“Seeing how the judges interact with each other and what factors they consider during hearings is an opportunity you just can’t find anywhere else.”
A day in the life of a PTAB judicial law clerk
Isha S. is a South Carolina native who attended the University of South Carolina for Biomedical Engineering as an undergraduate. She then headed to the nation’s capital to attend law school at the George Washington University.
Now she serves as a judicial law clerk for the Patent Trial and Appeal Board at the United States Patent and Trademark Office (USPTO). “The ability to closely work with Administrative Patent Judges is what first attracted me to the role,” she explains.
Isha resides in Alexandria, Virginia, near the USPTO’s national headquarters. Typically, she starts her day by reviewing emails and any new messages. After that, she begins to tackle the cases she’s assigned to in order of priority. Isha then eats lunch while working on lower priority items. And because the judges she works for champion work-life balance, she’s able to log off at a reasonable hour every day.
As a law clerk, Isha drafts decisions and orders for Administrative Patent Judges (APJs). The patent law classes she took in law school provided her a foundation for understanding the basic issues in various cases. Her legal research and writing classes have also proven integral in her work.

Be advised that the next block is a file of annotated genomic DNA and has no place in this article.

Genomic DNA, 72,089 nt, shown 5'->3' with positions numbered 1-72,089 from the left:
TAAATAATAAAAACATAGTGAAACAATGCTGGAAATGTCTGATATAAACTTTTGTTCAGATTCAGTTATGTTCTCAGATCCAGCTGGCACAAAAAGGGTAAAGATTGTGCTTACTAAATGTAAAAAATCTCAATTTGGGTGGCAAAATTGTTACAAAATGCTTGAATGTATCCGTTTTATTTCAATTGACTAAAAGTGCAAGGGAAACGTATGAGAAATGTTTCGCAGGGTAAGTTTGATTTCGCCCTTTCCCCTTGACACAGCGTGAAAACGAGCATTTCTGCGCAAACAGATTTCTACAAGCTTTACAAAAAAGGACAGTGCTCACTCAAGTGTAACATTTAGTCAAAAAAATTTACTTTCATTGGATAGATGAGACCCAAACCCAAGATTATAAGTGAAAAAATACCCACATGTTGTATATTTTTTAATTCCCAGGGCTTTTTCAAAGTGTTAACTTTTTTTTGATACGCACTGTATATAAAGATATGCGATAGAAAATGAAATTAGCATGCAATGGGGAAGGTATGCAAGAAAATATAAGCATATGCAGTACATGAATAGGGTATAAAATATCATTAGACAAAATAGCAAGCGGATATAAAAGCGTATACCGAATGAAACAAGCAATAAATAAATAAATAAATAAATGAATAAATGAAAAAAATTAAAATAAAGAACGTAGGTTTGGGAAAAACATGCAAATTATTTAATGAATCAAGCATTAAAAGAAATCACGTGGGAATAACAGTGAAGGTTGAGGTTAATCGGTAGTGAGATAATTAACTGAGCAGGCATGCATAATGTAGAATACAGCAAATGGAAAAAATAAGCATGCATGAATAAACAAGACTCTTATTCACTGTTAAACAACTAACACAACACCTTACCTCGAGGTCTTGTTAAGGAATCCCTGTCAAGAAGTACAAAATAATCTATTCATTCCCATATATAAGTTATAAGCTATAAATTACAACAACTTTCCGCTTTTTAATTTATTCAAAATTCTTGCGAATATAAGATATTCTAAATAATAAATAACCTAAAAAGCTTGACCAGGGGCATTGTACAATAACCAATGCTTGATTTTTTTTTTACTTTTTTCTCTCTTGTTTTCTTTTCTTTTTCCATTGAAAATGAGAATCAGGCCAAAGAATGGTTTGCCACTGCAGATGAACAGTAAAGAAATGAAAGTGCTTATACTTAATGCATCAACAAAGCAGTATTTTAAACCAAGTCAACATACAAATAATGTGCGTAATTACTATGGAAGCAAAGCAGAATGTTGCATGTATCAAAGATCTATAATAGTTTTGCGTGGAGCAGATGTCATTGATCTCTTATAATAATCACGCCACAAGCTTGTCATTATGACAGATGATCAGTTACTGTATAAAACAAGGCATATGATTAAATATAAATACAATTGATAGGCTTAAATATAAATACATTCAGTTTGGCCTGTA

When she first began her role, Isha received training that helped ease her anxiety. “The USPTO provided over a week of training that went over everything I needed to know to be successful in my clerkship. It provided detailed resources, as well as opportunities to familiarize myself with the individuals I would be working with,” she says.
Experience behind the scenes
Isha enjoys learning what she describes as the “ins and outs” and “behind-the-scenes action” of PTAB proceedings from the APJs themselves. “Seeing how the judges interact with each other and what factors they consider during hearings is an opportunity you just can’t find anywhere else,” shares Isha.
For example, she recently drafted several orders dealing with motions to seal. The judge she was working with provided previous orders as examples. “This was especially helpful because I was able to determine what kinds of information needed to be addressed previously and efficiently tailor that to my own research process,” she says.
She also attended several hearings, including one she describes as “incredibly interesting” because she got to work on an order expunging exhibits and the claim construction issue in the case.
Kind and understanding colleagues at work
Isha’s favorite part of working at the USPTO is the people, particularly being able to work with patent law experts. “I have yet to meet someone who is not kind and understanding at the USPTO,” she explains. “It’s a wonderful place to work. Other employees are always willing to share knowledge, provide guidance, and answer every question you may have.”
“Working directly with APJs has been amazing. They give me in-depth and personalized feedback on my legal writing, as well as insight on their own career paths that have helped me tailor my career aspirations,” she describes.
Once her clerkship ends, Isha plans to work in the District of Columbia in patent litigation.